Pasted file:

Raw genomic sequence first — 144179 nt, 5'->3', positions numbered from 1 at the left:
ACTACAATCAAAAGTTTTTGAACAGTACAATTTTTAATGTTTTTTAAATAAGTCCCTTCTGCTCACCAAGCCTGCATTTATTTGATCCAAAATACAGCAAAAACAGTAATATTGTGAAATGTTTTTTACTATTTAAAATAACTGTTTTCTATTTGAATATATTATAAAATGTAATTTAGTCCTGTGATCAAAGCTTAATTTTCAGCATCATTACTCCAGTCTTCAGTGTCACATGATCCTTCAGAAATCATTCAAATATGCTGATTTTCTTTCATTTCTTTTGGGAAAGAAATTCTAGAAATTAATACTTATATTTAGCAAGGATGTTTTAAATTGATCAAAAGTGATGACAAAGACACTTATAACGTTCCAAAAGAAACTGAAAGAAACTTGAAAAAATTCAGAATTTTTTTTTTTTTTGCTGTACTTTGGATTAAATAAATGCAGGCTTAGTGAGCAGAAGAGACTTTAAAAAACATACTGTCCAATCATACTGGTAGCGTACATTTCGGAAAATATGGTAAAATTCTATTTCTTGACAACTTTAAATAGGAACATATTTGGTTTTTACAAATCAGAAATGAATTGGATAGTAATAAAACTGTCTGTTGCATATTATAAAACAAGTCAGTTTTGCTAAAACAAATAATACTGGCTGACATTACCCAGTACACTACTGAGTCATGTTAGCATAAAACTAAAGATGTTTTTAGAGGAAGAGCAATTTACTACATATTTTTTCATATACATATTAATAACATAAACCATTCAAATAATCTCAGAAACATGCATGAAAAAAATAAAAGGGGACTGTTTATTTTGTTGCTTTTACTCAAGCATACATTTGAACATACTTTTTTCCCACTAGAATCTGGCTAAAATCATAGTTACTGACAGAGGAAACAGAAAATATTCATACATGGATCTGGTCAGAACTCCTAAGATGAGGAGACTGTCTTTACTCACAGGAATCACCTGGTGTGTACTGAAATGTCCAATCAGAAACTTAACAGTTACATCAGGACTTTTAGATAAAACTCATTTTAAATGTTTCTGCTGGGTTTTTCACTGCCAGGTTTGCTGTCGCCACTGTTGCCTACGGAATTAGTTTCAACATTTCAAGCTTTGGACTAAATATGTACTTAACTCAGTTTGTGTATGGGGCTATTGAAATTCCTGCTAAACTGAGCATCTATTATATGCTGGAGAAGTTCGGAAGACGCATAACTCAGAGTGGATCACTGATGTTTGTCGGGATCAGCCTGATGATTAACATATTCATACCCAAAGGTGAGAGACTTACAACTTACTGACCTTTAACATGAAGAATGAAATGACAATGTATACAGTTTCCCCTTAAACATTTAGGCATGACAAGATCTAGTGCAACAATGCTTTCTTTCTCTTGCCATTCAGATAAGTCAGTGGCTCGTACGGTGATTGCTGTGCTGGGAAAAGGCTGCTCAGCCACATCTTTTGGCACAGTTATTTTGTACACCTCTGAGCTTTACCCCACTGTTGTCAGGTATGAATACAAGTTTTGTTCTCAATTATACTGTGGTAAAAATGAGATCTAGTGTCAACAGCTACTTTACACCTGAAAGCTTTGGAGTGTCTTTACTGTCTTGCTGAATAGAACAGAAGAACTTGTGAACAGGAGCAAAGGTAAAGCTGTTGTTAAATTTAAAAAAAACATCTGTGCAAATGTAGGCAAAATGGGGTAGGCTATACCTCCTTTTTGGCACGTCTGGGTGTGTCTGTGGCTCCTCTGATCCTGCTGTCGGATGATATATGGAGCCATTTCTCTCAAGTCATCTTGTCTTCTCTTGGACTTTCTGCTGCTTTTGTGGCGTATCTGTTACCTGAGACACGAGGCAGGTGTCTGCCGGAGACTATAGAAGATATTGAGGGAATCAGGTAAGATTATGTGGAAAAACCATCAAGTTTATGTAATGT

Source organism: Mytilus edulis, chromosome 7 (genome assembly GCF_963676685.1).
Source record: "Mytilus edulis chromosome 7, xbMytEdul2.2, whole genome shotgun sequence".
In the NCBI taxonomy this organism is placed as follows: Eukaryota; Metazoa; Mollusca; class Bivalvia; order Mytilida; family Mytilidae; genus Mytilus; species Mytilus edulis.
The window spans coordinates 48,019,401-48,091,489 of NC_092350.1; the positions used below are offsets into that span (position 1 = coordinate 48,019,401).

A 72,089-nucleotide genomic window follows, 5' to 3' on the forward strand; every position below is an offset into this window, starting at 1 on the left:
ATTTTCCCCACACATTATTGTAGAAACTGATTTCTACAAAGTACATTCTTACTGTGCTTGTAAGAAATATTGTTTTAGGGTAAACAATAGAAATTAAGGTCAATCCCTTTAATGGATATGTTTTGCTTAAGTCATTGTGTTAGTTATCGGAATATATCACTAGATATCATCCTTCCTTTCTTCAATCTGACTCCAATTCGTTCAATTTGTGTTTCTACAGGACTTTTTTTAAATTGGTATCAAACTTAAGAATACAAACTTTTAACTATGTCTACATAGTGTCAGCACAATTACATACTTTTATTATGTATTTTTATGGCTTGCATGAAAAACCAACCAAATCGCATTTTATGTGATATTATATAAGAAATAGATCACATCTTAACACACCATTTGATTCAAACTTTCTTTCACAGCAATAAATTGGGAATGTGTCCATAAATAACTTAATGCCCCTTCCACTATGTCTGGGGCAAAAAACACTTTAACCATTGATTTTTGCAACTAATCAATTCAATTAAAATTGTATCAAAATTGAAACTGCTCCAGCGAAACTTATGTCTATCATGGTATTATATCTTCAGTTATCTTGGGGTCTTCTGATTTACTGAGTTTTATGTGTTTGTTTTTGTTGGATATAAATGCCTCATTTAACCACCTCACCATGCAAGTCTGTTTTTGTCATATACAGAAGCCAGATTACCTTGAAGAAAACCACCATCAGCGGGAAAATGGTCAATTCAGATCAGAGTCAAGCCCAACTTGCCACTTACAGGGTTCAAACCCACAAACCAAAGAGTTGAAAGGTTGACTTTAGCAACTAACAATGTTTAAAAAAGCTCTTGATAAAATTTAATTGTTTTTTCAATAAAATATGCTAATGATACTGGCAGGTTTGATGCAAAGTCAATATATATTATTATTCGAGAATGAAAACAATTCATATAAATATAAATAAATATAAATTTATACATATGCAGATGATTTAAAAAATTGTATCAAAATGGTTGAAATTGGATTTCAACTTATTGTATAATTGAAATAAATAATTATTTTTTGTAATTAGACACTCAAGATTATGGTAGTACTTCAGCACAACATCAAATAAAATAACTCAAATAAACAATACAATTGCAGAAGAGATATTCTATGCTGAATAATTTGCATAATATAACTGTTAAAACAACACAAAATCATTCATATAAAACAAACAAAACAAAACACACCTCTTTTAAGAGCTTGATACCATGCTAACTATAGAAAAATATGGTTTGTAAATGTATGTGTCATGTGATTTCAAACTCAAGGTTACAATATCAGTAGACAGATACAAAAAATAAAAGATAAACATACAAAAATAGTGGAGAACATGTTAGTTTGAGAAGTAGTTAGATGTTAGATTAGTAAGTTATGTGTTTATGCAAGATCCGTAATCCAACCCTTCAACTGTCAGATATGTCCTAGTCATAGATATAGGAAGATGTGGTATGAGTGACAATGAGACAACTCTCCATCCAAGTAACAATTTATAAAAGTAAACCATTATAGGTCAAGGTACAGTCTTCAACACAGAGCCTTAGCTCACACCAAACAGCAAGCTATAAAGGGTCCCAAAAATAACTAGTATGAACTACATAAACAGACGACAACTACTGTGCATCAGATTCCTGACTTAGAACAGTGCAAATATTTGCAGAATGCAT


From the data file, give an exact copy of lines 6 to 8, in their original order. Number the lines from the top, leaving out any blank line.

The window spans coordinates 48,019,401-48,091,489 of NC_092350.1; the positions used below are offsets into that span (position 1 = coordinate 48,019,401).

A 72,089-nucleotide genomic window follows, 5' to 3' on the forward strand; every position below is an offset into this window, starting at 1 on the left:
ATTTTCCCCACACATTATTGTAGAAACTGATTTCTACAAAGTACATTCTTACTGTGCTTGTAAGAAATATTGTTTTAGGGTAAACAATAGAAATTAAGGTCAATCCCTTTAATGGATATGTTTTGCTTAAGTCATTGTGTTAGTTATCGGAATATATCACTAGATATCATCCTTCCTTTCTTCAATCTGACTCCAATTCGTTCAATTTGTGTTTCTACAGGACTTTTTTTAAATTGGTATCAAACTTAAGAATACAAACTTTTAACTATGTCTACATAGTGTCAGCACAATTACATACTTTTATTATGTATTTTTATGGCTTGCATGAAAAACCAACCAAATCGCATTTTATGTGATATTATATAAGAAATAGATCACATCTTAACACACCATTTGATTCAAACTTTCTTTCACAGCAATAAATTGGGAATGTGTCCATAAATAACTTAATGCCCCTTCCACTATGTCTGGGGCAAAAAACACTTTAACCATTGATTTTTGCAACTAATCAATTCAATTAAAATTGTATCAAAATTGAAACTGCTCCAGCGAAACTTATGTCTATCATGGTATTATATCTTCAGTTATCTTGGGGTCTTCTGATTTACTGAGTTTTATGTGTTTGTTTTTGTTGGATATAAATGCCTCATTTAACCACCTCACCATGCAAGTCTGTTTTTGTCATATACAGAAGCCAGATTACCTTGAAGAAAACCACCATCAGCGGGAAAATGGTCAATTCAGATCAGAGTCAAGCCCAACTTGCCACTTACAGGGTTCAAACCCACAAACCAAAGAGTTGAAAGGTTGACTTTAGCAACTAACAATGTTTAAAAAAGCTCTTGATAAAATTTAATTGTTTTTTCAATAAAATATGCTAATGATACTGGCAGGTTTGATGCAAAGTCAATATATATTATTATTCGAGAATGAAAACAATTCATATAAATATAAATAAATATAAATTTATACATATGCAGATGATTTAAAAAATTGTATCAAAATGGTTGAAATTGGATTTCAACTTATTGTATAATTGAAATAAATAATTATTTTTTGTAATTAGACACTCAAGATTATGGTAGTACTTCAGCACAACATCAAATAAAATAACTCAAATAAACAATACAATTGCAGAAGAGATATTCTATGCTGAATAATTTGCATAATATAACTGTTAAAACAACACAAAATCATTCATATAAAACAAACAAAACAAAACACACCTCTTTTAAGAGCTTGATACCATGCTAACTATAGAAAAATATGGTTTGTAAATGTATGTGTCATGTGATTTCAAACTCAAGGTTACAATATCAGTAGACAGATACAAAAAATAAAAGATAAACATACAAAAATAGTGGAGAACATGTTAGTTTGAGAAGTAGTTAGATGTTAGATTAGTAAGTTATGTGTTTATGCAAGATCCGTAATCCAACCCTTCAACTGTCAGATATGTCCTAGTCATAGATATAGGAAGATGTGGTATGAGTGACAATGAGACAACTCTCCATCCAAGTAACAATTTATAAAAGTAAACCATTATAGGTCAAGGTACAGTCTTCAACACAGAGCCTTAGCTCACACCAAACAGCAAGCTATAAAGGGTCCCAAAAATAACTAGTATGAACTACATAAACAGACGACAACTACTGTGCATCAGATTCCTGACTTAGAACAGTGCAAATATTTGCAGAATGCAT